TEST & MEASUREMENT
ADXL001 iMEMS® VIBRATION SENSOR,
Catastrophic plant equipment failure might now be dramatically reduced, thanks to the development of a wide-bandwidth accelerometer that's inexpensive enough to monitor machine vibration around the clock.
Known as the ADXL001 iMEMS® Vibration Sensor, the new device has the ability to provide bandwidth measurement up to the 22-KHz range, thus enabling it to supervise machine health and prevent hundreds of thousands of dollars in equipment downtime for factories. Analog Devices Inc., developer of the device, foresees it being used in mills, drills, jigsaws, conveyor belts and a variety of hand power tools.
“If a machine goes down and you don't have the right replacement part, you could be looking at weeks or even months of lost productivity,” says Max Liberman, a product manager for Analog Devices. “With this sensor, you can sense the problem before the machine goes down.”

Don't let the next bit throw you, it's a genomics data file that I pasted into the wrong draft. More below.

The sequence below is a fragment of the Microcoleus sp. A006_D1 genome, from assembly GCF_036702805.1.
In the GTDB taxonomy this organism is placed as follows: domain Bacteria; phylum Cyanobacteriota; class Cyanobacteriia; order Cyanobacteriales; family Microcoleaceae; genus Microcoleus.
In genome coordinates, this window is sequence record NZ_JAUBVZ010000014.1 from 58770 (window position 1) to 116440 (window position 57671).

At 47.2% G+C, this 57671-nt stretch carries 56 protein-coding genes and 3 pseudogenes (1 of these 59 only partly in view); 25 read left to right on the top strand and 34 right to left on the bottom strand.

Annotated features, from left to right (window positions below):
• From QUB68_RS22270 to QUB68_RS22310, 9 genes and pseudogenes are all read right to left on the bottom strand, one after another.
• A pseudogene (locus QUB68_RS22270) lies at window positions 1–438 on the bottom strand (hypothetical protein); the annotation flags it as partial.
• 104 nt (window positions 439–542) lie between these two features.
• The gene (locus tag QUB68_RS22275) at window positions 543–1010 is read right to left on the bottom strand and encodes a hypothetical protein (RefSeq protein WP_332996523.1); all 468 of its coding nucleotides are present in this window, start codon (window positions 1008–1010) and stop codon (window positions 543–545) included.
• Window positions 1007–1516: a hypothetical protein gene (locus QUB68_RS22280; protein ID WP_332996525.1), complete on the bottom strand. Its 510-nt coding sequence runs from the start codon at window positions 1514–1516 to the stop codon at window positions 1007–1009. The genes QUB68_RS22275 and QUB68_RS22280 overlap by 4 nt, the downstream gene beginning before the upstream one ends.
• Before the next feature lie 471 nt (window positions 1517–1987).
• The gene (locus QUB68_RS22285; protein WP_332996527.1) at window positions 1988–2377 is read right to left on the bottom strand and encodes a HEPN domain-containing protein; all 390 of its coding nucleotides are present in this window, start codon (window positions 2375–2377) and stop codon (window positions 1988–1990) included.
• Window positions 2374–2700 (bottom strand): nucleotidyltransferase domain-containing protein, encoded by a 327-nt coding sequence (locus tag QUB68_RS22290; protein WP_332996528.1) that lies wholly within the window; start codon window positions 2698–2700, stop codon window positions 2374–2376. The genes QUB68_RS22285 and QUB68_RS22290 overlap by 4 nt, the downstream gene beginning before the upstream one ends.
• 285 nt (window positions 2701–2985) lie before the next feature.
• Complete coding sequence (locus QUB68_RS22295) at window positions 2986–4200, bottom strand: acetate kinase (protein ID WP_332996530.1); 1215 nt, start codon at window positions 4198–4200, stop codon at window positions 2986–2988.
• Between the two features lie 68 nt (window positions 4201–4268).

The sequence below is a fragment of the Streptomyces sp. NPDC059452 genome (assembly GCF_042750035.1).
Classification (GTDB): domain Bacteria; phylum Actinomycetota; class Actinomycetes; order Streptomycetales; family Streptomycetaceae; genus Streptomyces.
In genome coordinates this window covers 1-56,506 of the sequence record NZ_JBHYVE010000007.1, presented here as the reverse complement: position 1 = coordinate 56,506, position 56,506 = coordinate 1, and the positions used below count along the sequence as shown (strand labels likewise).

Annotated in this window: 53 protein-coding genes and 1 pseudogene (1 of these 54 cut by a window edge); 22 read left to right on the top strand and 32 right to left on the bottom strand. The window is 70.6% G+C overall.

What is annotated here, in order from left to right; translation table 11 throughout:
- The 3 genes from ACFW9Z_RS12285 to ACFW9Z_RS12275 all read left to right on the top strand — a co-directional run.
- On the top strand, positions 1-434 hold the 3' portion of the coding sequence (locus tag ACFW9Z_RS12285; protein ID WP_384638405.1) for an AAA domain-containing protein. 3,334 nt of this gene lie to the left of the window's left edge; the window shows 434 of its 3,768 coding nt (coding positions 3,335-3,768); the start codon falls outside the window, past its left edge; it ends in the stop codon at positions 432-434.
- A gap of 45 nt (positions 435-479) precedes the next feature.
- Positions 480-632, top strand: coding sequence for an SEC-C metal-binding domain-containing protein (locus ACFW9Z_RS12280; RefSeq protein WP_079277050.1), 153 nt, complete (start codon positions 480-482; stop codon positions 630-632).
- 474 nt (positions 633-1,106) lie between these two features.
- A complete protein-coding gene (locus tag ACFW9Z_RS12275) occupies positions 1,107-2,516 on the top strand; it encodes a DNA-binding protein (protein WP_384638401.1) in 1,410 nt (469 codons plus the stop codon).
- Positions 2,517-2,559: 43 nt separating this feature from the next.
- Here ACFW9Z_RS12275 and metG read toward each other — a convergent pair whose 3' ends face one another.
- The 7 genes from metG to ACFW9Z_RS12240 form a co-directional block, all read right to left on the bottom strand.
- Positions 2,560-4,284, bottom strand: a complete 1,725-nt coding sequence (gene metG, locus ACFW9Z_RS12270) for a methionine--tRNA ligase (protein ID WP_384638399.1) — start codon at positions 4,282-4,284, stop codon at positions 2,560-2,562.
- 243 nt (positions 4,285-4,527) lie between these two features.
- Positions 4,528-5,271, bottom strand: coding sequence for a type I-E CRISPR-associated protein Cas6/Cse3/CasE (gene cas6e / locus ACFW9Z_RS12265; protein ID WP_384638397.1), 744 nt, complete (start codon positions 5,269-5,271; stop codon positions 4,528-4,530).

That's possible because ADI's new MEMS-based sensor is capable of making measurements at higher frequencies than most available accelerometers, Liberman says. The vast majority of commercially available accelerometers today work below 5 KHz and those few capable of measuring higher frequencies have higher price tags — often in the range of hundreds or even thousands of dollars. That, in turn, makes it impossible to permanently use the devices on low-cost products, such as hand tools.
“If you have a professional tool that costs $300 or $400, you're not going to slap a $200 reference sensor on it,” Liberman says.
In contrast, ADI's vibration sensor costs $35 in 1K quantities. Using its own in-house MEMS fabrication process, ADI was able to put the accelerometer and associated electronics on the same die, therefore making it possible to get a higher frequency response.
Ultimately, ADI expects the new sensor to see broad use on the factory floor, where it could aid in early detection of bearing failures and other vibration-related maladies for plant equipment. “We've tried to make this so everyone can put it on their mills,” Liberman says.